# A Guide for Michaelis-Menten Enzyme Kinetic Models (MICMEN)

## 1. Model Overview

The chemistry in biological organisms is fundamentally different from that in test tubes and in chemical engineering largely due to the unique roles played by enzymes. With the presence of enzymes as specific catalysts, biochemical reactions are greatly accelerated. The unique role of enzymes also makes the kinetic of such reactions significantly different from that of conventional chemical kinetics. This was frist realized by L. Michaelis and M.L. Menten in 1913, when they developed a quantitative theory for the enzyme kinetics. As we shall see, the key difference between the enzyme kinetics and the conventional bimolecular reations is the large excess of substrate concentration with respect to the enzyme concentration.

We illustrate the uses of this kinetic model by beginning with an introduction and followed by several examples.

## 2. The Michaelis-Menten Kinetic Scheme and Equations

The core of the kinetic model MICMEN is a set of kinetic equations from which a set of ordinary differential equations can be derived. The differential equations then are solved numerically. The complete system of equations describe transient time courses for the concentrations of free substrate [S], bound substrate-enzyme complex [ES], and product [P] in well stirred compartments. These time courses are initiated by a set of initial concentrations not very different from a typical kinetic experiments. If one is interested in the steady-state of the reaction, one simply runs the kinetics and waits for the long-time behavior from the computations.

The above four equations are all based on the law of mass action which states that the rate of a reaction is proportional the the product of the concentrations of the reactants. The proportional constant is called a rate constant. In the above equation, k1 is called second-order while k2 is called first-order rate constants. It is easy to verify that ([E]+[ES]) is a constant in a reaction, so is ([S]+[ES]+[P]). They are the total enzyme concentration and total substrate concentration, respectively.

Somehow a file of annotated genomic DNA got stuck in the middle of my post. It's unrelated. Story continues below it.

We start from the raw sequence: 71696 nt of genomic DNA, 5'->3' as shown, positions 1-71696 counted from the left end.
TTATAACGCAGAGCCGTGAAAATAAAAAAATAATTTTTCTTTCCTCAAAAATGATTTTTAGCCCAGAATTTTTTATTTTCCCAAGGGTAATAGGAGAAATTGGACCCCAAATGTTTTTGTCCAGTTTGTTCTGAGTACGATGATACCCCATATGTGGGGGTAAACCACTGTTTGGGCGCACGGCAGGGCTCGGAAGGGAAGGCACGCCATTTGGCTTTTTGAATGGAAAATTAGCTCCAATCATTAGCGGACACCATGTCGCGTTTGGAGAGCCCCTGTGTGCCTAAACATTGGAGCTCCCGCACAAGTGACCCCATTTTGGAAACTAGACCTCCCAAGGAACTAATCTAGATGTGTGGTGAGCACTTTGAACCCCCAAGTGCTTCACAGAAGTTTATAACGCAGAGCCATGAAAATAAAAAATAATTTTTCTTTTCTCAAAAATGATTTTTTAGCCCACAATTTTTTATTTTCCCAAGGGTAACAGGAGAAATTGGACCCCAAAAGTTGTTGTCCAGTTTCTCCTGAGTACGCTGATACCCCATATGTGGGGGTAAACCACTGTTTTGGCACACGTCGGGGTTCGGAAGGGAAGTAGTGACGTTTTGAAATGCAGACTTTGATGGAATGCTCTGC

We now start the MICMEN program under XSIM. If one clicks on the "Parameters" button in the main manu and select the "Input" submanu, one will find a list of parameters for the MICMEN model. These parameters include 4 rate constants, and 4 initial concentrations at time zero. Giving a set of reasonable values, the MICMEN program will calculate the time evolution of the Michaelis-Menton (MM) reaction according to the kinetic scheme and equations.

## 3. A Comparison Between MM Kinetics and Conventional Bimolecular Kinetics

Usually a reaction starts with ES0 = P0 = 0. If the enzyme concentration are significantly greater than that of substrate, (e.g., E0=100, S0=1), then the reaction is essentially an exponentially decreasing of [S] and increasing of [ES]. Run the example ex1.par. After the main XSIM window is sent to your screen, you can click on the "Run" button to start the model similation. While the model is running, click on the "Results" button in the main manu and select the "Plot Area 1", you will see how the concentrations [S] and [ES] are progressing. If you change the Y-axis from linear to log, you will see the [S] is decreasing in a perfect exponential fashion.